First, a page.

However, this doesn’t mean that the electric revolution is over. Far from it. 2035 is still not that far away, particularly for fleets with contracts lasting three, four or even five years. And, besides, there are many attractions to EVs right now. Lots of drivers, fleets and businesses are going electric today – knowing that they’ll have to in future, anyway.
This means that the UK needs a strong electric charging infrastructure. And while it’s true that the number of public charge points is growing at a decent rate (a further 14,255 have been installed so far this year, a 38% increase on the end of 2022), it’s also true that the rate of growth isn’t nearly fast enough. According to an analysis published by The Times newspaper earlier this year, the Government is set to miss its target of installing 300,000 new charge points by 2030… by 20 years.
All of which means that increased investment in the public charging infrastructure is a distinct possibility. Will it come on Wednesday?
5. Capital allowances
In this year’s Budget, the Government extended the thinking behind its previous “Super Deduction” such that, from April 2023 to 31 March 2026, companies will be able to claim 100% capital allowances on qualifying expenditure on new plant and machinery. This means that items such as forklifts, tools and computers, as well as vans, trucks and tractors, will be able to fully expensed against taxable profits for the next few years.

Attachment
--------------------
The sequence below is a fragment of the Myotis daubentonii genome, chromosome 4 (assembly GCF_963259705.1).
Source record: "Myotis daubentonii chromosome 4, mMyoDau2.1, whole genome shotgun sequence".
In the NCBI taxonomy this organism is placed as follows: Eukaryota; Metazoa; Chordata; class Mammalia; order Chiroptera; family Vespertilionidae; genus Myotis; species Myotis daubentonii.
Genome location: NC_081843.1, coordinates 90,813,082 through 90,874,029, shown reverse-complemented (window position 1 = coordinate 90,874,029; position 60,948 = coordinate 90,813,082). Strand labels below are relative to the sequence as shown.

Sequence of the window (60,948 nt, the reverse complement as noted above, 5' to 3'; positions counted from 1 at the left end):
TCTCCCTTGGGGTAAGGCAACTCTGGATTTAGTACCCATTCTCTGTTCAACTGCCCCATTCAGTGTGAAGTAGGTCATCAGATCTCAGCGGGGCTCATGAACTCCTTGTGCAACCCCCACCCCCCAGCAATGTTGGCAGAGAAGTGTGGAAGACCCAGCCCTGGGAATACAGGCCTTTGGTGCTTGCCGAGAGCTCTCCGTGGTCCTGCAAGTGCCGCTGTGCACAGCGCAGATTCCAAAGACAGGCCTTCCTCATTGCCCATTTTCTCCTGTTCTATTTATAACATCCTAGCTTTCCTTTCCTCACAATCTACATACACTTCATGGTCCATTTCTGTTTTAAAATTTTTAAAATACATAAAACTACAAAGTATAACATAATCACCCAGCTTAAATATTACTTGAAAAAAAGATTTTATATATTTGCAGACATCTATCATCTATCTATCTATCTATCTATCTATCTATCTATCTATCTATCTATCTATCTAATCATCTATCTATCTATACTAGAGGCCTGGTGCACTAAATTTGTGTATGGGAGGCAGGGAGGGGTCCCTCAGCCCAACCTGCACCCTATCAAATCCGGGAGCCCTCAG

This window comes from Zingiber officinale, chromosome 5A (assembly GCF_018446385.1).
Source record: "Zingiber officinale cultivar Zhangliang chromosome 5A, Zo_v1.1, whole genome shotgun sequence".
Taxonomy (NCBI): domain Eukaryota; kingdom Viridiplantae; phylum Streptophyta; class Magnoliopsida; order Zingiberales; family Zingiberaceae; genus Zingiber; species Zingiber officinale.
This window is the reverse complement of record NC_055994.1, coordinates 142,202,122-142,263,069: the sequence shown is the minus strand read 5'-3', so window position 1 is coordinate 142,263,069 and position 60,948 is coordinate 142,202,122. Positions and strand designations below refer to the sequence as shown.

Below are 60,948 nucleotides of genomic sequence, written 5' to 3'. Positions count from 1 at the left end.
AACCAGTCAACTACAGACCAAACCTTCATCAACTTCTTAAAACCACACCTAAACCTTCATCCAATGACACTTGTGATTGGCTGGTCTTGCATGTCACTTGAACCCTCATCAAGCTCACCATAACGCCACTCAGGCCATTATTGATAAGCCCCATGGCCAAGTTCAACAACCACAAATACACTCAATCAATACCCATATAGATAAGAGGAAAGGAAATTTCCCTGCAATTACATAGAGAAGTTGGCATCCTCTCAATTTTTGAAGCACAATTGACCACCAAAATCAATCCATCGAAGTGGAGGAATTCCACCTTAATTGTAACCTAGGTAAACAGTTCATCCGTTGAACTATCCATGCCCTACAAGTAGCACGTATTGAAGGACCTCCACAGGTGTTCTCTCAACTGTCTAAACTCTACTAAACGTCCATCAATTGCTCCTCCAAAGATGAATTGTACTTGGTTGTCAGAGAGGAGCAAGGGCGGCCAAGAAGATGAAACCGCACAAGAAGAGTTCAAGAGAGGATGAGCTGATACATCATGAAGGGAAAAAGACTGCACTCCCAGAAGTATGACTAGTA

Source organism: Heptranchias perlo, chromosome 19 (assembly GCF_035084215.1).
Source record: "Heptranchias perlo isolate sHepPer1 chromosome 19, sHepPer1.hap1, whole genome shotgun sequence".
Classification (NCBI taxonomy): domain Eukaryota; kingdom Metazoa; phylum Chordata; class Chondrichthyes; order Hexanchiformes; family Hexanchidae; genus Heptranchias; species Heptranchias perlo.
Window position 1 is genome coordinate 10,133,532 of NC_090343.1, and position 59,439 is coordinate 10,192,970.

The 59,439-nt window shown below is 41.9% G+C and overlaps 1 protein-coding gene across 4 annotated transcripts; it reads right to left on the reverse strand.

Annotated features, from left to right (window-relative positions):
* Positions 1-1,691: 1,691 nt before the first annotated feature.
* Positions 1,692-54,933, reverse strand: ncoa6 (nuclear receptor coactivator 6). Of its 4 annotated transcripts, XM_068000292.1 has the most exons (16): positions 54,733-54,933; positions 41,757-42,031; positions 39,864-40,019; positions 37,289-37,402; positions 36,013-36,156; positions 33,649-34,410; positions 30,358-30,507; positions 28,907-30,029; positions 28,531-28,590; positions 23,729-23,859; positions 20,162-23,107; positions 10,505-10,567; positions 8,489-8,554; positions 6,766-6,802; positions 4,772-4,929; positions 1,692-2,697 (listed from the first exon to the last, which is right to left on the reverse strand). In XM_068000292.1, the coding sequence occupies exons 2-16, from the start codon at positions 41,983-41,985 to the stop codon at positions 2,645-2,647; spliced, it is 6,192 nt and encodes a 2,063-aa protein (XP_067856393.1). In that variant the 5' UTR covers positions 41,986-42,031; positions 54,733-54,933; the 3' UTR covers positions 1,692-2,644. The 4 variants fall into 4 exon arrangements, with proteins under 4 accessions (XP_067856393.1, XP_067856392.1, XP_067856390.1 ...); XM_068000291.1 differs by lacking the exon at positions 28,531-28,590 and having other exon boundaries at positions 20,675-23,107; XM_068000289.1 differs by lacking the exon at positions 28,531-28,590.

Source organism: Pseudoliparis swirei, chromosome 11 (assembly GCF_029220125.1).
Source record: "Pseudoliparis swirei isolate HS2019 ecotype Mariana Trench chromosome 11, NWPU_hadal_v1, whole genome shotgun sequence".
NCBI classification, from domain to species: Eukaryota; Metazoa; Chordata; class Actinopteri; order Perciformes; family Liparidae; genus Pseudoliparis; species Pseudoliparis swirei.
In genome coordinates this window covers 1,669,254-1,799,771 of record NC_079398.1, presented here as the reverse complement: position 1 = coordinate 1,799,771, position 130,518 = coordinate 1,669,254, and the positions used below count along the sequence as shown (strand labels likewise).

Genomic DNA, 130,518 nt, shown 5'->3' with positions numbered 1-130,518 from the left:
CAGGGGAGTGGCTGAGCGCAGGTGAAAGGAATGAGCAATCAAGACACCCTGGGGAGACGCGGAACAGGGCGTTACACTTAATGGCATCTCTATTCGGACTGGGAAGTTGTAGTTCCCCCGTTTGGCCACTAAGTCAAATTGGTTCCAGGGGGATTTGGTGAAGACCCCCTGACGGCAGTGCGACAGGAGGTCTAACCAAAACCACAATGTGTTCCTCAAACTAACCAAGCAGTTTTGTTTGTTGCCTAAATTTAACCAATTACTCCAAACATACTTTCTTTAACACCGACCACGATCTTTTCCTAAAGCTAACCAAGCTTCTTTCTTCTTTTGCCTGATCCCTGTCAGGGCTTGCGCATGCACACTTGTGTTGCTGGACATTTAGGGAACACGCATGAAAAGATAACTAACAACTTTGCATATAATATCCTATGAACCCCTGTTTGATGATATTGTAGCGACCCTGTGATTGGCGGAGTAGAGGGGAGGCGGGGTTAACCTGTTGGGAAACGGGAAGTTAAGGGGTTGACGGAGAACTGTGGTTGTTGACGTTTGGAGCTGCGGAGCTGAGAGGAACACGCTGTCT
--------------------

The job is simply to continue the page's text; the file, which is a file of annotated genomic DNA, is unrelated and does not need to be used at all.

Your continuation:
However, cars are exempt from this scheme. And so are vehicles that are bought with the intention that they will then be leased. This means that leasing companies cannot reduce their tax bills accordingly – and pass on the savings to their customers.
Thankfully, the British Vehicle Rental & Leasing Association (BVRLA) is already on the case. Immediately after the Budget, it announced that it is working with the Government to reach an accommodation. Specifically, the BVRLA’s Chief Executive, Gerry Keaney, said: “The Government has acknowledged how critical vehicle rental and leasing is in driving business investment in cleaner commercial vehicles and infrastructure. We look forward to working with them in the coming months to develop a powerful capital allowances regime that can drive even faster decarbonisation of road transport.” Again, this could be something that comes to fruition in the Autumn Statement.
Of course, we never truly know what’s in an Autumn Statement until that statement is delivered. Join us again on Wednesday, when we’ll analyse all of the Chancellor’s actual announcements for fleets and drivers.